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Denmark Rail Travel

Denmark rail travel

With one of Europe’s best rail networks, the maritime nation of Denmark is easily viewed from the window of a train. It may not offer the dramatic and often hair-raising train trips of nearby Norway, but you’ll pass by sweet fishing villages, rustic hamlets with half timbered houses, Renaissance castles, Viking ruins, and gorgeous dune backed beaches along the North Sea.

Available Rail Passes for Denmark :

  1. Eurail Denmark Pass
    Train travel throughout Denmark.
  2. Eurail Denmark-Germany Pass
    Travel by Train in Denmark and Germany.
  3. Eurail Denmark-Sweden Pass
    Travel by Train in Denmark and Sweden.
  4. Eurail Select Pass
    Travel by Train in up to 5 European Countries, you choose which ones.
  5. Eurail Global Pass
    The Premier European Rail Pass traveling in 21 countries!
  6. Eurail Scandinavia Pass
    Travel on the national rail networks of Denmark, Finland, Norway and Sweden.
  7. Eurail Drive Pass
    The Premier European Rail Pass traveling in 21 countries + Car rental!
  8. Eurail Select Pass & Drive
    Travel by Train in up to 5 European Countries + Car rental, you choose which ones.

Point to Point Denmark Train Ticket Prices

If you are looking for city to city train ticket in Denmark, please check the prices and schedule from here.

Trains Schedule & Travel Times in Denmark

From To Type of Train # of Trains Frequency Travel Time
Copenhagen Odense Intercity Every 30 min Daily 1 hr, 30 min
Copenhagen Odense Lyntog Every hour Daily 1 hr, 19 min
Copenhagen Åhus Intercity Every hour Daily 3 hr, 15 min
Copenhagen Åhus Lyntog Every hour Daily 3 hr, 01 min
Copenhagen Helsingør Regional Every 30 min Daily 1 hr, 04 min
Åhus Aalborg Intercity Every hour Daily 1 hr, 35 min
Åhus Aalborg lyntog Every hour Daily 1 hr, 23 min
Åhus Aalborg Regional 3 Mon-Sat 1 hr, 42 min
Åhus Frederikshavn Regional 12 (9 on Sun) Daily 1 hr, 20 min
Åhus Frederikshavn Lyntog 10 (6 on Sun) Daily 1 hr, 11 min

Practical Train Information in Denmark:

Touring Denmark by rail has been made easier in the last decade, thanks to the tunnel and bridge crossing the Great Belt. Nowadays, high speed diesel trains link the major cities of Denmark such as Copenhagen and Arhus, at faster speeds than ever before.

Though Denmark is a very expensive destination for the rail traveler, its small size and extensive and efficient rail system mean you’ll only need 3 to 4 days to take in its scenic highlights.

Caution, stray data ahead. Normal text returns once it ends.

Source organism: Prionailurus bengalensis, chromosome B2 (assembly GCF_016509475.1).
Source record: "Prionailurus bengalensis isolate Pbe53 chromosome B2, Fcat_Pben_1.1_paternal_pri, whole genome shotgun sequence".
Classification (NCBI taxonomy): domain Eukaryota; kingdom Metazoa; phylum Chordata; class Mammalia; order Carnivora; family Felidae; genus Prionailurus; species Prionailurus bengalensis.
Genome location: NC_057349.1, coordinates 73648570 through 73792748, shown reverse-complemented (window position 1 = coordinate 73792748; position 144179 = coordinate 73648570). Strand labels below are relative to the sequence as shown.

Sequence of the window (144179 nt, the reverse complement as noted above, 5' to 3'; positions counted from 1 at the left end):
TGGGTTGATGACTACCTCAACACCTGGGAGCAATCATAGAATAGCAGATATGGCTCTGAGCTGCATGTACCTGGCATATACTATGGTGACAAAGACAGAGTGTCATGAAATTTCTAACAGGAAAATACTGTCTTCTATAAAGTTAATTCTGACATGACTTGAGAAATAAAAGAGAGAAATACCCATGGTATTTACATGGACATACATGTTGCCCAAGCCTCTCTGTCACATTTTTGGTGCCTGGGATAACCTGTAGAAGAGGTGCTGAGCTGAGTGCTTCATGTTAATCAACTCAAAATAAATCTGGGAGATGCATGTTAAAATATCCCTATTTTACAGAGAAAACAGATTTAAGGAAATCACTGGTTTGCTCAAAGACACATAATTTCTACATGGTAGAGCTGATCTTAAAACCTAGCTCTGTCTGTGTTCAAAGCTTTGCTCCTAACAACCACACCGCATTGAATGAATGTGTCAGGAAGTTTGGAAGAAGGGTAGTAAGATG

Flat, low lying Denmark, with its hundreds of bridges and absence of mountains, has a large network of railway lines connecting virtually every hamlet with the largest city, Copenhagen.

A word you’re likely to see and hear frequently is Lyntog (Express Trains), which are the fastest trains presently operational in Denmark. Be warned in advance that the most crowded times on Danish trains are Friday, Sundays, and national holidays, so plan your reservations accordingly. Note: Aside from lyntog, Danish “train lingo” is hardly a consideration in a nation where English is so widely spoken.

The Danish government offers dozens of discounts on the country’s rail network, depending on the age of a traveler, days or hours traveled, and destination. On any train within Denmark, children between the ages of 12 and 15 are charged half price if they’re accompanied by an adult and up to two children under 12 can travel for free with any adult on any train in Denmark. Seniors (age 65 and older) receive a discount of between 25% for travel on Friday, Sundays and holiday and discount of 50% every other day of the week.


The Danish State Railways (DSB) runs all train services except for a few private lines and the outfit is one of the best and most reliable in Europe. Reservations are strongly recommended on the new sleek InterCity (IC) trains unless you board after 8pm or are traveling on the line from Aalborg to Frederikshavn, where overnight ferries leave for Norway.

You can reserve both first class or second class cars on all IC trains. In Denmark, second class travel is generally quite comfortable, so you may not want to pay the extra money for a first class seat.

The other major type of train, the Regional (R), is upgrading its cars, and aims to replace all the older ones by the time you are reading this. The trains are a bit slower and there is no first class section. Seat reservations are optional on these trains, which don’t tend to be crowded except at major holidays or during peak travel periods, especially July, the single biggest travel month in Denmark. Note that reservation fees aren’t covered by railpasses, so you’ll have to pay extra for them.

Service & Amenities

Because Denmark is so small, long overnight hauls aren’t a factor. There are also no dining cars on trains though most trains do have carts selling snacks and drinks.

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